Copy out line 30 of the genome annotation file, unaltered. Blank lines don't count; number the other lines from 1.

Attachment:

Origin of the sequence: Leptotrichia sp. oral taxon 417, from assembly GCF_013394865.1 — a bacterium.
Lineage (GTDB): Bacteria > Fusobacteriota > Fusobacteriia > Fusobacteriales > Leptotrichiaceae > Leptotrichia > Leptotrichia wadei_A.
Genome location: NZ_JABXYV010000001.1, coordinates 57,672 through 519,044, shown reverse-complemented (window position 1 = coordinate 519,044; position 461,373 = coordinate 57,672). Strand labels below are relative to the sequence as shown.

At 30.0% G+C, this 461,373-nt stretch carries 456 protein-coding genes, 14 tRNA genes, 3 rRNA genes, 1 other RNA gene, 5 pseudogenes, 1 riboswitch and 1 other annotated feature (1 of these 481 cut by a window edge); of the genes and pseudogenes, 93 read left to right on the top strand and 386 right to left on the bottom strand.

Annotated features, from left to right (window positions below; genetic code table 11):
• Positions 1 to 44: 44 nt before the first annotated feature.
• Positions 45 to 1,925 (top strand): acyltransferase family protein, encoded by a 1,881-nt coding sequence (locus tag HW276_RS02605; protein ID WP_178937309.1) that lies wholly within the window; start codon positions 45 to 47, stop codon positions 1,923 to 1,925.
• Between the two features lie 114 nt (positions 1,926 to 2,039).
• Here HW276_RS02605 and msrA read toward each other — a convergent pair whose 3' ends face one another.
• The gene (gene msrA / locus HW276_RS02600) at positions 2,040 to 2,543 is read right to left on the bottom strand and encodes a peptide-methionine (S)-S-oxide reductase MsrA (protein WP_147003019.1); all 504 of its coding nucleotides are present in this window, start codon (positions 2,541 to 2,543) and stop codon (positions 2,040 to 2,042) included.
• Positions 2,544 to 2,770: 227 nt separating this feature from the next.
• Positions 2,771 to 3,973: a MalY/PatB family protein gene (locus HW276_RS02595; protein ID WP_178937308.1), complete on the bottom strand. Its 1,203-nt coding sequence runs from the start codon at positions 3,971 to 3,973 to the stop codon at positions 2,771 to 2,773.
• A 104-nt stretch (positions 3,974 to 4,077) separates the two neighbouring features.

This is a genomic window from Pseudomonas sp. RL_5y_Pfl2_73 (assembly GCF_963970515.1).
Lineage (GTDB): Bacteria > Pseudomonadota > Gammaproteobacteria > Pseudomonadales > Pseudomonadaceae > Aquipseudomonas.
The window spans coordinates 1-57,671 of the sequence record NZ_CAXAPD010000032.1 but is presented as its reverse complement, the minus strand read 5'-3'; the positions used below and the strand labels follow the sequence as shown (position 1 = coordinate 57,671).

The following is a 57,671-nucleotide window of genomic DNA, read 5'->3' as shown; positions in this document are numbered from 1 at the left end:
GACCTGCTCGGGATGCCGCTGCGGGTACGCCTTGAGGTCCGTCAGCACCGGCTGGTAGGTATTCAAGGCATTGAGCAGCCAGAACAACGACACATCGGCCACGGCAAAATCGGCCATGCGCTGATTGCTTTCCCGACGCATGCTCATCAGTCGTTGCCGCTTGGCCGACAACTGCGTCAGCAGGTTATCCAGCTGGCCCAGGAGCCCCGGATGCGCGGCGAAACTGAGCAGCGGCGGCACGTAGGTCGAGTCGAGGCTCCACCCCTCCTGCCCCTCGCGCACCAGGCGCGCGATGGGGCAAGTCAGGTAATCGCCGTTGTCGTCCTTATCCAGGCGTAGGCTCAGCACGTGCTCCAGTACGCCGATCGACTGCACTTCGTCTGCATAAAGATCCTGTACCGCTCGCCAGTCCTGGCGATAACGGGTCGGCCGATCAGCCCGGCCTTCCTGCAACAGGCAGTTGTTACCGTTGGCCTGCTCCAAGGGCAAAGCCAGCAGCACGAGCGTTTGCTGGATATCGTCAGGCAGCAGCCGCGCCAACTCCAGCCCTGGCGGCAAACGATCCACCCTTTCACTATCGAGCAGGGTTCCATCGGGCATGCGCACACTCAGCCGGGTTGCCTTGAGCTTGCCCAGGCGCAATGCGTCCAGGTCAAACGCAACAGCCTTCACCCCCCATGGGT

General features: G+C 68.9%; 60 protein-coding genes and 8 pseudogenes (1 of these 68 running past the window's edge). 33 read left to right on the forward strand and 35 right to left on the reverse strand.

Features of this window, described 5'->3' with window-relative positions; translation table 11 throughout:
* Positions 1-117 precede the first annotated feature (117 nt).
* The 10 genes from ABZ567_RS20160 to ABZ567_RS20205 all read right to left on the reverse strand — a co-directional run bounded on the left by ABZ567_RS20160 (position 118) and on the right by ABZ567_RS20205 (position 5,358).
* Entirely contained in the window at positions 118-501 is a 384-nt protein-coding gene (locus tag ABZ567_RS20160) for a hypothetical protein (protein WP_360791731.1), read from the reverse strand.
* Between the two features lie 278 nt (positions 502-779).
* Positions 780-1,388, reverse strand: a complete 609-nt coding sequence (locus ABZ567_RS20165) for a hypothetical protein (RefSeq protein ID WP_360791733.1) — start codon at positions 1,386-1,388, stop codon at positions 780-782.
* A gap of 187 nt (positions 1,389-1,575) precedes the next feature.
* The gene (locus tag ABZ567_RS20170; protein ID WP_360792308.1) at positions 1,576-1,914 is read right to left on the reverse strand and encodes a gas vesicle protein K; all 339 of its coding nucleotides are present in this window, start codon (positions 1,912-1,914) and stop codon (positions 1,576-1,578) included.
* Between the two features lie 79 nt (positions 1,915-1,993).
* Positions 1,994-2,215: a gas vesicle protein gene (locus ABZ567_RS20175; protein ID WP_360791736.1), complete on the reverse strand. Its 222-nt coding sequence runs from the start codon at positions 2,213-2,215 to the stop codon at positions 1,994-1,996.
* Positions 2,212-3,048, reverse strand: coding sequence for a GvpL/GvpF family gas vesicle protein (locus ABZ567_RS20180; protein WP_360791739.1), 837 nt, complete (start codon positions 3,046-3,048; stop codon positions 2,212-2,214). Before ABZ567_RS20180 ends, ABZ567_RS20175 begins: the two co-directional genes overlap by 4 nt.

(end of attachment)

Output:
* Positions 2,212-3,048, reverse strand: coding sequence for a GvpL/GvpF family gas vesicle protein (locus ABZ567_RS20180; protein WP_360791739.1), 837 nt, complete (start codon positions 3,046-3,048; stop codon positions 2,212-2,214). Before ABZ567_RS20180 ends, ABZ567_RS20175 begins: the two co-directional genes overlap by 4 nt.